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againe armes backe beare beast beautie better blood brought cause cruell dead deare death deepe delight doth downe dread earth eyes face Faery faire fall false farre fayre feare fell fight force fortune gentle goodly grace ground hand hard hart hast hath head heard heare heaven hight himselfe honour hope knight lady land late learned leave light living looke lord meanes mightie mind mote never noble nought paine passe poet powre Prince Queen rest sayd seeke seeme seene selfe shame shee shepheards shew shield side sight sonne soone sore strong sure sweet tell thee thereof things thou thought Till turne unto vaine whiles wight wise wont wood wound wretched
Page 760 - Jove himself, when he a swan would be For love of Leda, whiter did appear: Yet Leda was they say as white as he, Yet not so white as these, nor nothing near.
Page 280 - How oft do they with golden pinions cleave The flitting skyes, like flying pursuivant, Against fowle feendes to ayd us militant! They for us fight, they watch, and dewly ward. And their bright squadrons round about us plant; And all for love, and nothing for reward; O, why should heavenly God to men have such regard ! EDMUND SPENSER.
Page 761 - Thy country may be freed from forraine harmes; And great Elisaes glorious name may ring Through al the world, fil'd with thy wide Alarmes, Which some brave muse may sing To ages following, Upon the Brydale day, which is not long: Sweete Themmes ! runne softly till I end my Song.
Page 740 - And, for the guerdon of theyr glorious merit, May heavenly tabernacles there inherit, Of blessed Saints for to increase the count. So let us rest, sweet love, in hope of this, And cease till then our tymely joyes to sing : The woods no more us answer, nor our eccho ring ! Song ! made in lieu of many ornaments, With which my love should duly have been dect, Which cutting off...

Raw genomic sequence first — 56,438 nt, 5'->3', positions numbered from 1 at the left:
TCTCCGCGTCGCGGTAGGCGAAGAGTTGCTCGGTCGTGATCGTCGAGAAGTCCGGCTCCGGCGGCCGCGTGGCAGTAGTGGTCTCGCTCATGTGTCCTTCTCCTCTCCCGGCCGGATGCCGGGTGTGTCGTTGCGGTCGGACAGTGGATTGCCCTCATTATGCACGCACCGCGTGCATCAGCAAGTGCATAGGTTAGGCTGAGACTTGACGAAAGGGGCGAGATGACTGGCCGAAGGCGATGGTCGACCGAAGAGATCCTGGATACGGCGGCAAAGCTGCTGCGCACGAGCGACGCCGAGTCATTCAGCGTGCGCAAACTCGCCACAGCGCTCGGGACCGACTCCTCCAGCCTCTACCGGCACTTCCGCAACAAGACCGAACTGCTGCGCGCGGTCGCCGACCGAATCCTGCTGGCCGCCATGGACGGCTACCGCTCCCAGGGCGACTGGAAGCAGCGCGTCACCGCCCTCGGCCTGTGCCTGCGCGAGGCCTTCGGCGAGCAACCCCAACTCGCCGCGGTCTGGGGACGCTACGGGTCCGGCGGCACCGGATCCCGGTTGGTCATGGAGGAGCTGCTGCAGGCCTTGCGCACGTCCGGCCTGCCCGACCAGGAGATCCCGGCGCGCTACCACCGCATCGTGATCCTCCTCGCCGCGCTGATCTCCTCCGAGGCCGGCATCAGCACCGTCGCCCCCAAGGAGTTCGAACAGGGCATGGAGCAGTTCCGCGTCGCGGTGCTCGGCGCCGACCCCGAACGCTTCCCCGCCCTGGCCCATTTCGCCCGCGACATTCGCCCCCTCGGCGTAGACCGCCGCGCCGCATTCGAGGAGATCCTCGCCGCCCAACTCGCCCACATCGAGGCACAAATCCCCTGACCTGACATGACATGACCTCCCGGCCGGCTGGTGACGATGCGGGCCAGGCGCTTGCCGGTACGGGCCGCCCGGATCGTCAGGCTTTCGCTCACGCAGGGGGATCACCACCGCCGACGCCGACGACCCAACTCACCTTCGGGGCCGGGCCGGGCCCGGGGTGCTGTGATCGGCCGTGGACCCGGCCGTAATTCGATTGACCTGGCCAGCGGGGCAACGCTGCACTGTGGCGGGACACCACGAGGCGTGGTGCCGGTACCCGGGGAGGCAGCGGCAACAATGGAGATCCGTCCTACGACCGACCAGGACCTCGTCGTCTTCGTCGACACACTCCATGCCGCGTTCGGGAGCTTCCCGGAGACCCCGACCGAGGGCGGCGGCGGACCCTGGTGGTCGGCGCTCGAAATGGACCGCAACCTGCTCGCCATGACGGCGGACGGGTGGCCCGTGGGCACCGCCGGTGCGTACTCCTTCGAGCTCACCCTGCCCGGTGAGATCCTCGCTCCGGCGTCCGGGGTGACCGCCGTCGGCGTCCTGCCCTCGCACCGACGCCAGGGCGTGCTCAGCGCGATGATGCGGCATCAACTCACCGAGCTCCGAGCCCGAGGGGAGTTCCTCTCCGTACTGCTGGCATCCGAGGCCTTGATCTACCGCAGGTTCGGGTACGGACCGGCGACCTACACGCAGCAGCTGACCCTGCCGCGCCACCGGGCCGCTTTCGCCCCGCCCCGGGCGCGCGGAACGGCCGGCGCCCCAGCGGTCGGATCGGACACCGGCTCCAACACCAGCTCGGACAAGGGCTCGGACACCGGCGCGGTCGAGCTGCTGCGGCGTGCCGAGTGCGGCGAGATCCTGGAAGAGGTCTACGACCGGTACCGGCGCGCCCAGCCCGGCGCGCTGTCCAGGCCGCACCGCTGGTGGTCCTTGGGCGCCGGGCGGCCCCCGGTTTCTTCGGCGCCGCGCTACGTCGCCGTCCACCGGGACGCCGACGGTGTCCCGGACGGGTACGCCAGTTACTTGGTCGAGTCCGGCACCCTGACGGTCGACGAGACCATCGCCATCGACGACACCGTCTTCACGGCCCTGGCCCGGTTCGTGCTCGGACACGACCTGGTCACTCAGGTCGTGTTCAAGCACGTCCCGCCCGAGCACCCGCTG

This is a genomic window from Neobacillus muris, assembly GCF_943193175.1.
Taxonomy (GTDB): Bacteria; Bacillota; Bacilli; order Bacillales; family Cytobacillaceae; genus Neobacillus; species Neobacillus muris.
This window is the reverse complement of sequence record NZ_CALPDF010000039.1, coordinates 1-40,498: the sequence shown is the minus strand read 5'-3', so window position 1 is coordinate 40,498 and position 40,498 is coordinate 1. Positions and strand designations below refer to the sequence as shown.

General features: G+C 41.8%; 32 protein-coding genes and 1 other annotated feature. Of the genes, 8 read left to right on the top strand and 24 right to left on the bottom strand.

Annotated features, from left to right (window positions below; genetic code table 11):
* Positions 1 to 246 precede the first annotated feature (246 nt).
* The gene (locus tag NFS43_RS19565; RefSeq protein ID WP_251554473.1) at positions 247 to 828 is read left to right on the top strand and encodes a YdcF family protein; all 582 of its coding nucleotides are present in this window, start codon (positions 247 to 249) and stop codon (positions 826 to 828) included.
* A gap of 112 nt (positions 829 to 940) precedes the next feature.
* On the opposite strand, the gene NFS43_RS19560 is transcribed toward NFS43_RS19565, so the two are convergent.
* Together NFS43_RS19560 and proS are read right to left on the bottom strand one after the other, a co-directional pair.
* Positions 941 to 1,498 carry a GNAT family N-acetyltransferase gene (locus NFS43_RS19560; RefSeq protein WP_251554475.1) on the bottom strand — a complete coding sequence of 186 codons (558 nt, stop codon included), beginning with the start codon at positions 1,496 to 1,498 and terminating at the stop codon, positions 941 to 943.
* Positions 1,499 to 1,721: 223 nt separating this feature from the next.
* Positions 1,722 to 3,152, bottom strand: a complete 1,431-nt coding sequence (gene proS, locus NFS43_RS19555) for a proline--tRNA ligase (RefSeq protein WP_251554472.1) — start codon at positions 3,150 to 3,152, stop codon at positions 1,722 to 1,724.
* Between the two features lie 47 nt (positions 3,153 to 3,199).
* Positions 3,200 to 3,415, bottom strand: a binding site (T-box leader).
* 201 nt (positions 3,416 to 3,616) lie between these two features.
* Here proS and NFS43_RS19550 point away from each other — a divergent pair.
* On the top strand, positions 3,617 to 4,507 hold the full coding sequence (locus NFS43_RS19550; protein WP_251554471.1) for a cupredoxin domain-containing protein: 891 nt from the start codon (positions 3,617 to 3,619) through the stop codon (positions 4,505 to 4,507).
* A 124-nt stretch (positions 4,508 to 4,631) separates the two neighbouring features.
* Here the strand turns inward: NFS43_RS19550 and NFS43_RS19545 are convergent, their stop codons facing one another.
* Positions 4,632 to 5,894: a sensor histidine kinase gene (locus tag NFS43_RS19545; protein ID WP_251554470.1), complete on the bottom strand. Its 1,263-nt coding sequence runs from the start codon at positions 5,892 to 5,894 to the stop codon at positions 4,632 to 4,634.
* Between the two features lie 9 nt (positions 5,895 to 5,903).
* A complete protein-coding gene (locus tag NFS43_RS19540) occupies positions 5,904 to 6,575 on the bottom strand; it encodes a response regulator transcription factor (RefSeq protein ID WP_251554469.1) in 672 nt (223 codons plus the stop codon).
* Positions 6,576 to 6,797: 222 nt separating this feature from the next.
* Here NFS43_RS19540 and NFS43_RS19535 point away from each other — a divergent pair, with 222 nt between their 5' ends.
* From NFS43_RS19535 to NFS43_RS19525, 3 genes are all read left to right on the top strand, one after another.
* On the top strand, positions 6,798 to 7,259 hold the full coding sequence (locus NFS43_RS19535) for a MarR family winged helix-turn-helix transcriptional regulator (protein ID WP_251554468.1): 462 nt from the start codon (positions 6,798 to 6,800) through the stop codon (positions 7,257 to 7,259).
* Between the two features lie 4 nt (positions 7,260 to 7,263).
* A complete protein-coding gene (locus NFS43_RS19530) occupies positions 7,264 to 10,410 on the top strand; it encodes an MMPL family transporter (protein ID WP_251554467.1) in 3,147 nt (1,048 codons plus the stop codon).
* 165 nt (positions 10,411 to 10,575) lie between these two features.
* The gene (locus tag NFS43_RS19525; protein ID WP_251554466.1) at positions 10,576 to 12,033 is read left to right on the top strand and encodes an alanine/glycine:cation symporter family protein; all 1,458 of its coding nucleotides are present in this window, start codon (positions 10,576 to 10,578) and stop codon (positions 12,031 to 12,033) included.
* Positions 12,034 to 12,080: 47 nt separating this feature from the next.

Page 215 - And vanquisht them, unable to withstand: From thence a Faery thee unweeting reft, There as thou slepst in tender swadling band, And her base Elfin brood there for thee left: Such men do chaungelings call, so chaungd by Faeries theft.
Page 502 - So oft as I with state of present time The image of the antique world compare, When as mans age was in his freshest prime, And the first blossome of faire vertue bare; Such oddes I finde twixt those, and these which are, As that, through long continuance of his course, Me seemes the world is runne quite out of square From the first point of his appointed sourse; And being once amisse growes daily wourse and wourse: II.
Page 732 - Not so, quod I ; let baser things devize To dy in dust, but you shall live by fame : My verse your vertues rare shall Eternize, And in the hevens wryte your glorious name. Where, whenas death shall all the world subdew, Our love shall live, and later life renew.
Page 761 - An house of auncient fame. There when they came, whereas those bricky towres, The which on Themmes brode aged backe doe ryde, Where now the studious Lawyers have their bowers There whylome wont the Templer Knights to byde...
Page 101 - Full little knowest thou that hast not tride, What hell it is in suing long to bide: To loose good dayes, that might be better spent; To wast long nights in pensive discontent; To speed to day, to be put back to morrow; To feed on hope, to pine with feare and sorrow...